Signal: You grew up in the San Gabriel Valley and went to Rowland High School. Then you went to Mount San Antonio College and USC. What was your life like as a member of the track team in those days?
Crear: Well, I didn't start track until I was in the 12th grade. I was a late bloomer. People ask me, how did I get started in track and field? One day I was sitting at the lunch tables and a security guard by the name of Frank Gerdine said, "Hey Mark, you should run track." Back then I was just thinking about girls and tights and shorts, so I went out there and fell in love with the sport. I got recruited to run the high hurdles, and ever since I've been overcoming hurdles throughout my life.
Signal: Tell us about your time at the University of Southern California.
Crear: USC was a wonderful experience. It was a dream come true. I worked hard to get there, but I was under the tutelage of Jim Bush. ... It was just an experience of learning world-class, learning how to be professional and just representing the Trojans and, you know, fight on.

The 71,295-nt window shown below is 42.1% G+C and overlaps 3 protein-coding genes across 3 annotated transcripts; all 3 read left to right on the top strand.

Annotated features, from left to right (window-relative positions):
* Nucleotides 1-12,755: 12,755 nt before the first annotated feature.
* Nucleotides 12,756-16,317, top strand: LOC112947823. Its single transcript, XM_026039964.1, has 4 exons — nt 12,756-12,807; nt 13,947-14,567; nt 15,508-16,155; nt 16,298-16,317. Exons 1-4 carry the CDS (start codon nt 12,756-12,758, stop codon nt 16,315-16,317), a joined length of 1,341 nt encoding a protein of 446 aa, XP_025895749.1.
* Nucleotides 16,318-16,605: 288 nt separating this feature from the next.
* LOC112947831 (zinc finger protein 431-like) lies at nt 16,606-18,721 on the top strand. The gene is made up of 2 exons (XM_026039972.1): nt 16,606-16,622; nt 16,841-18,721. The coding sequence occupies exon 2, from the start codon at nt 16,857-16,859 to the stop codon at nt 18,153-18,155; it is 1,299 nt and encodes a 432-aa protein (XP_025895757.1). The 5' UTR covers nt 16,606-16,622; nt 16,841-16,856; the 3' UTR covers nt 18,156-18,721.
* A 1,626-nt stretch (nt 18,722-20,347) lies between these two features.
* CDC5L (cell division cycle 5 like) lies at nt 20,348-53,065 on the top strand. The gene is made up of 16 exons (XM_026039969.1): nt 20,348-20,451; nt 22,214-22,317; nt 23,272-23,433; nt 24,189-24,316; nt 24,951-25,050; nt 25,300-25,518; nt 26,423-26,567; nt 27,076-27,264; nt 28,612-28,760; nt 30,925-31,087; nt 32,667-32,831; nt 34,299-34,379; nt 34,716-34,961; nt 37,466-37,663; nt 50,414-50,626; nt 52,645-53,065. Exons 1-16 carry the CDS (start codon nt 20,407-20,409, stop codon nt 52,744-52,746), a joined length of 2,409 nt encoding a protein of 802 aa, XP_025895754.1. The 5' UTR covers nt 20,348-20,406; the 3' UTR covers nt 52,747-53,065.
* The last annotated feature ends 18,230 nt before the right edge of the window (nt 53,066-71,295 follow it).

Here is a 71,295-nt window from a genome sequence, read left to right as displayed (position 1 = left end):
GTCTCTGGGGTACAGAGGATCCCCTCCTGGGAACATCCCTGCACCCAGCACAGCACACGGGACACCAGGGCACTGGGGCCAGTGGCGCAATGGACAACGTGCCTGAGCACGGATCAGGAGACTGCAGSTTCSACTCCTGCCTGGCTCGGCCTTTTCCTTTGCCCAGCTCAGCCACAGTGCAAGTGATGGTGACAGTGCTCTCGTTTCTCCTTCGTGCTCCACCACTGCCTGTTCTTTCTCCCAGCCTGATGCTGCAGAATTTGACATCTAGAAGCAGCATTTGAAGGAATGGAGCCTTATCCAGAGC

Signal: What originally got you into track and field?
Crear: I was recruited, like I said, in the 12th grade, and it was something that I did well. The more I worked, the better I became. It was something that nobody could take away from me at that time. The results of hard work paid off, and it was sort of symbolic to what I was going through in my life at that time.
Signal: It takes a lot of drive and determination to keep up that dream. What kept you going?